This post turned out a bit long, so I broke it up in three installments for your reading pleasure. I hope you enjoy and stay with the story.
A few months ago, I was making some retail visits to scout competitive products to the Atayne line. I remember looking at the hang tag on a particular shirt and reading how testing at the Human Performance Laboratory proved that the shirt I was holding performed better at moisture management than a cotton t-shirt. Oh really? Hasn’t every sports apparel company been telling us that for the past several years?
But at the time, I did walk away thinking I would need to conduct this type of testing for Atayne products. It would be very important to the success of the company to scientifically show that the Atayne line, designed and produced in a sustainable manner, performs just as well as the current, environmentally harmful offerings.
As time has passed, my feelings about doing this type of laboratory testing have lessened. The change in my mindset has nothing to do with my insistence on proving the high performance of Atayne products, but rather my thought on how you actually measure performance.
A question for all the active souls out there: when is the last time you had a race or trained in a laboratory? I am guessing 99.9% of you are saying never (I am leaving that 0.1% in case someone from the study referenced above is reading this entry). The reality is we do not perform in a lab. We perform outdoors – where weather, terrain, and other unexpected surprises impact our performance. I guess if you train on a treadmill or stationary bike you might approximate the perfect conditions of a lab, but if you are anything like me, you avoid any form of hamster wheel training like the plague.
I decided that to truly test the performance of our products, it needs to be done in the harshest conditions that one might find in nature. And this brings us to the first true test of Atayne products and the latest adventure of my good friend and soon to be business partner Mike. On June 28, 2008, Mike took off (donned in an Atayne top) for a 13.1-mile journey through the Mojave Desert in the blistering sun and 110+ degree temperatures. How did Atayne perform? I will let Mike tell you himself. I hope you enjoy the story, because I sure did.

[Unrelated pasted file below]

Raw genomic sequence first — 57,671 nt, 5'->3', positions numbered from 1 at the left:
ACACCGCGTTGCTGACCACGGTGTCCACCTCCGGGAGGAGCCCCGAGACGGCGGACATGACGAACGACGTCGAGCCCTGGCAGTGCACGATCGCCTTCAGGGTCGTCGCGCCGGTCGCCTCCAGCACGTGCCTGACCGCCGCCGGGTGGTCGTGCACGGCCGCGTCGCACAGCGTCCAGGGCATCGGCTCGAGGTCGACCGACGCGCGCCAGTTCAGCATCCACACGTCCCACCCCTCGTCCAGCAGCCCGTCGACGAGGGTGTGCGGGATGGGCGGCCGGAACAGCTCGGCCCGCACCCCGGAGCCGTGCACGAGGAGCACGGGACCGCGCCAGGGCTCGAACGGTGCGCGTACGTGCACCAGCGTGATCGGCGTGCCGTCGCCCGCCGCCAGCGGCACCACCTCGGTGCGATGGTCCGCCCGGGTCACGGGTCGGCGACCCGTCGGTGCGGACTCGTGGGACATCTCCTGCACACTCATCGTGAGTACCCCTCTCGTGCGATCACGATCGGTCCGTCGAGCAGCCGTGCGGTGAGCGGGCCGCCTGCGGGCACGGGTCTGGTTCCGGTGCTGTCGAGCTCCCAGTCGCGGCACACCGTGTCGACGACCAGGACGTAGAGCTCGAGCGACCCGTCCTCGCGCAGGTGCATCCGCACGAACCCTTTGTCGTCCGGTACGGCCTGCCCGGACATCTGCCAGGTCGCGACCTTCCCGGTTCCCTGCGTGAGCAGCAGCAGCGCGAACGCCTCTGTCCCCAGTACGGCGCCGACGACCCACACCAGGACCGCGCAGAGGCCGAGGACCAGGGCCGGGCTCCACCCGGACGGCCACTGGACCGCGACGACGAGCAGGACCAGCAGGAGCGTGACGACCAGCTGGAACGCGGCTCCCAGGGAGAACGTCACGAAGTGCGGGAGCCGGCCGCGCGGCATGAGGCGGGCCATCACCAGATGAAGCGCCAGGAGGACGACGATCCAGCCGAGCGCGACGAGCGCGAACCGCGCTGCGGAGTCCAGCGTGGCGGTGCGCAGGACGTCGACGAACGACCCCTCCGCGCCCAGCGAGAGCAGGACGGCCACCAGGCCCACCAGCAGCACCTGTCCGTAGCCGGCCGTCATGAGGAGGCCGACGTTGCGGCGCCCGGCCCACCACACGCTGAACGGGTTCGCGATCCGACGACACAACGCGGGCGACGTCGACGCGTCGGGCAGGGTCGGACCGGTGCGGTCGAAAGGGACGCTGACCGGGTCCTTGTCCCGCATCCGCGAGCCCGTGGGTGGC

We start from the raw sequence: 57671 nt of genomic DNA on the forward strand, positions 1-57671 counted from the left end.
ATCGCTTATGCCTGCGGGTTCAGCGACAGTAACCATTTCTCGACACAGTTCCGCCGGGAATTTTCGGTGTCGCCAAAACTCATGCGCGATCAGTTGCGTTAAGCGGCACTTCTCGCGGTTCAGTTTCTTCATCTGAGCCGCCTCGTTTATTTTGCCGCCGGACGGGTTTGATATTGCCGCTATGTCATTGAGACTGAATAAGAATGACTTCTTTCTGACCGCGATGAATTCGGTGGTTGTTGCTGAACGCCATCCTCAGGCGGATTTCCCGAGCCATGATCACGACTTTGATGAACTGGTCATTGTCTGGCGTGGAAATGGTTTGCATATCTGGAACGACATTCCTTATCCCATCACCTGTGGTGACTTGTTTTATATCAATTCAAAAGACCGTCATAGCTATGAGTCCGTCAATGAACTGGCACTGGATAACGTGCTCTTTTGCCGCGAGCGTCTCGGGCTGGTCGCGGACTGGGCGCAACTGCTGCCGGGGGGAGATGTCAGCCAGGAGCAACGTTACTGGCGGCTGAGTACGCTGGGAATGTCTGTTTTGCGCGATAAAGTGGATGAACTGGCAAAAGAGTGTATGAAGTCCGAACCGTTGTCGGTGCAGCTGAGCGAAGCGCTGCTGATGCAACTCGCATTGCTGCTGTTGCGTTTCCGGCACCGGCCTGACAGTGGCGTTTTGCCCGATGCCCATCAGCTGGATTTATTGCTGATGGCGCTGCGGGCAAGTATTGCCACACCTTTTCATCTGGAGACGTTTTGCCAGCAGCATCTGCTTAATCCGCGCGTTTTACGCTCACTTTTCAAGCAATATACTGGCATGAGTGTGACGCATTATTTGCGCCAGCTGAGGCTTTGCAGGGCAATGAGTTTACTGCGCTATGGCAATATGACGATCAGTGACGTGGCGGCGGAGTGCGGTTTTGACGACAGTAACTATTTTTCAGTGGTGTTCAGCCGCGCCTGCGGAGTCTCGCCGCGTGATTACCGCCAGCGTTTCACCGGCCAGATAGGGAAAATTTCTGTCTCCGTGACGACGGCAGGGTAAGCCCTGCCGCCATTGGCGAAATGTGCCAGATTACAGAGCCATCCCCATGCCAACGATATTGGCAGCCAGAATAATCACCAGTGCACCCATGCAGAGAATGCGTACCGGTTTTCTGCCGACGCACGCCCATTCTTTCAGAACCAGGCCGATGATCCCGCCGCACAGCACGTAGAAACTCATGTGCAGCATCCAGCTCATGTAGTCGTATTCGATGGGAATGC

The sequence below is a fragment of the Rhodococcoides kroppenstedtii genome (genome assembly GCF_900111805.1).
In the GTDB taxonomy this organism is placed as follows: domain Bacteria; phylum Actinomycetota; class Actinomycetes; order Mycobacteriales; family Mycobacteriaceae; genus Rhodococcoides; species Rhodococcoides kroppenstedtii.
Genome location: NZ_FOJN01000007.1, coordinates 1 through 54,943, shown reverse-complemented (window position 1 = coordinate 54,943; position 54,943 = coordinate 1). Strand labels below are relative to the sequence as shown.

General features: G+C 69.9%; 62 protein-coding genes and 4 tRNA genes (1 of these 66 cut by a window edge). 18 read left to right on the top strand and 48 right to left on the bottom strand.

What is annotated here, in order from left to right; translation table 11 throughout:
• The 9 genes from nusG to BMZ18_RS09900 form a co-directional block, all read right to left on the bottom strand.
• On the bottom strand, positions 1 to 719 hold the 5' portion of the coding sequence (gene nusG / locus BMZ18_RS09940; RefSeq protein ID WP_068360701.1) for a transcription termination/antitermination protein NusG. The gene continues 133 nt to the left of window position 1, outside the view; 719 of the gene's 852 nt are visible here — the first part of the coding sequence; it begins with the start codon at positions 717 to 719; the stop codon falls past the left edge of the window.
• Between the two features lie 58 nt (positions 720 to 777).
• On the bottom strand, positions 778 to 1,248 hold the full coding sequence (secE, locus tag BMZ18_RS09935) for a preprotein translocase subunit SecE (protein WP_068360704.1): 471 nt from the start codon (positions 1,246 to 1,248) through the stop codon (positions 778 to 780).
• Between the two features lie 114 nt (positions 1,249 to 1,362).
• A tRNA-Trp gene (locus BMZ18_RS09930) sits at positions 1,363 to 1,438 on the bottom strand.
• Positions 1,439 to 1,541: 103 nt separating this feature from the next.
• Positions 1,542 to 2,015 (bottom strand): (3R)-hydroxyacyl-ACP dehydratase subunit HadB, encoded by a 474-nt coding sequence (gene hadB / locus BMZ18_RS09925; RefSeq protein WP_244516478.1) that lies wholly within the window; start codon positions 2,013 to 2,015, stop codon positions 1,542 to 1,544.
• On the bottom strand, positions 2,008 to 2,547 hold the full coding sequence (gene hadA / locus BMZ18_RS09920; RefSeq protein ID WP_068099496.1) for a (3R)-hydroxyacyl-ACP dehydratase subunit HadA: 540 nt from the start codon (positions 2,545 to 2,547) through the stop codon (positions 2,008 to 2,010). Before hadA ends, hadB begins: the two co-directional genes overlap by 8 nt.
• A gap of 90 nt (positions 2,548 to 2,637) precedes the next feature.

“Never Limit Where Running Can Take You.”
– Bart Yasso
I had the pleasure of meeting Bart Yasso a few weeks back while buying a new pair of running shoes at Fleet Feet Sports in Chicago. For those of you who don’t know of Bart, he’s considered by many to be the Mayor of Running. He has been a long time staple in the community and has recently released his first book My Life on the Run, which reflects on his life, adventures, and philosophies. Already eager to read his book, it was an unexpected surprise to run into him that day. He signed my book and inscribed the above quote on the inside cover. How appropriate that a couple weeks later running would take me to the Mojave Desert to participate in the Running with the Devil Half Marathon – thanks Bart!
You might be wondering how I got myself into this little adventure. I was sitting at home thinking about my upcoming business trip to San Diego and plans to spend the prior weekend in Vegas with a few work friends. All of a sudden, an email pops up from Jeremy with a “great idea.”
In exact words from the email, Jeremy wrote:
Hey Mike, check out this race on June 28th near Vegas – you’re going to be out there that weekend, right? I think this would be a really great test for Atayne and great experience for you. Why don’t you run it? Check out the description below – it’s supposed to be a “spectacularly scenic course” and I’ve heard a lot of fun.
“Most race organizers go to great lengths to ensure their races are held in ideal running conditions; 40 degrees, light breeze, overcast. Many aim to make their courses flat and fast, or even downhill to facilitate runners to smash their PR. Not this one! Held in summer in the middle of the day thru the dry Mojave Desert, athletes will be challenged to contend with extreme heat and unrelenting rolling hills as they traverse this spectacularly scenic course.”
What do you think?
Interesting how he pointed out the scenery. All I remembered after reading the description was MOJAVE DESERT, MIDDLE OF THE DAY, EXTREME HEAT, and UNRELENTING ROLLING HILLS. Oh, and nowhere did I see FUN EXPERIENCE. That said, Jeremy knows I love a challenge and oftentimes commit to things without fully thinking them through – so of course I welcomed the opportunity to challenge myself and field-test Atayne in the most extreme of circumstances. Real smart Mike…